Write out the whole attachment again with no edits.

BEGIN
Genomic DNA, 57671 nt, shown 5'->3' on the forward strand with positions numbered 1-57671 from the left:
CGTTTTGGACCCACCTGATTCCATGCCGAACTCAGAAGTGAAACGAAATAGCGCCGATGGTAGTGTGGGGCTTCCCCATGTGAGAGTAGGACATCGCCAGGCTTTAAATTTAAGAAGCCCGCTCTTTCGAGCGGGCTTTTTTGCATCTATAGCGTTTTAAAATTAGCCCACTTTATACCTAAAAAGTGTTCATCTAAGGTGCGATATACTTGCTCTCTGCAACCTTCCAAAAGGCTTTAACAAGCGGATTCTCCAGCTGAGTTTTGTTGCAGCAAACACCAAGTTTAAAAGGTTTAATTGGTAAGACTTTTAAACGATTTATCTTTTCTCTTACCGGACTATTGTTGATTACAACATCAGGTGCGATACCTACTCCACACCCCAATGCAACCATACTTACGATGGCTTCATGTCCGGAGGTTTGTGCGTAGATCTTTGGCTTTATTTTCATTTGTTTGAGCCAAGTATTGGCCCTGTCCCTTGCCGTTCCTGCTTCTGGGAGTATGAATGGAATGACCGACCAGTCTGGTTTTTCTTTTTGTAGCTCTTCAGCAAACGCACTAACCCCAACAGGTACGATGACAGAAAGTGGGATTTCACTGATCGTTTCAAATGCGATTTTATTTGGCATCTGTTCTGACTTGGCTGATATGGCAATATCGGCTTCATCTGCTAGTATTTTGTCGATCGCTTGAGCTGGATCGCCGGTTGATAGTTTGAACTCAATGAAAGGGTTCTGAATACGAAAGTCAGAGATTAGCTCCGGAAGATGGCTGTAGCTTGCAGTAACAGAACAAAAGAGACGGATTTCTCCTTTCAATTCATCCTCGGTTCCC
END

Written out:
Genomic DNA, 57671 nt, shown 5'->3' on the forward strand with positions numbered 1-57671 from the left:
CGTTTTGGACCCACCTGATTCCATGCCGAACTCAGAAGTGAAACGAAATAGCGCCGATGGTAGTGTGGGGCTTCCCCATGTGAGAGTAGGACATCGCCAGGCTTTAAATTTAAGAAGCCCGCTCTTTCGAGCGGGCTTTTTTGCATCTATAGCGTTTTAAAATTAGCCCACTTTATACCTAAAAAGTGTTCATCTAAGGTGCGATATACTTGCTCTCTGCAACCTTCCAAAAGGCTTTAACAAGCGGATTCTCCAGCTGAGTTTTGTTGCAGCAAACACCAAGTTTAAAAGGTTTAATTGGTAAGACTTTTAAACGATTTATCTTTTCTCTTACCGGACTATTGTTGATTACAACATCAGGTGCGATACCTACTCCACACCCCAATGCAACCATACTTACGATGGCTTCATGTCCGGAGGTTTGTGCGTAGATCTTTGGCTTTATTTTCATTTGTTTGAGCCAAGTATTGGCCCTGTCCCTTGCCGTTCCTGCTTCTGGGAGTATGAATGGAATGACCGACCAGTCTGGTTTTTCTTTTTGTAGCTCTTCAGCAAACGCACTAACCCCAACAGGTACGATGACAGAAAGTGGGATTTCACTGATCGTTTCAAATGCGATTTTATTTGGCATCTGTTCTGACTTGGCTGATATGGCAATATCGGCTTCATCTGCTAGTATTTTGTCGATCGCTTGAGCTGGATCGCCGGTTGATAGTTTGAACTCAATGAAAGGGTTCTGAATACGAAAGTCAGAGATTAGCTCCGGAAGATGGCTGTAGCTTGCAGTAACAGAACAAAAGAGACGGATTTCTCCTTTCAATTCATCCTCGGTTCCC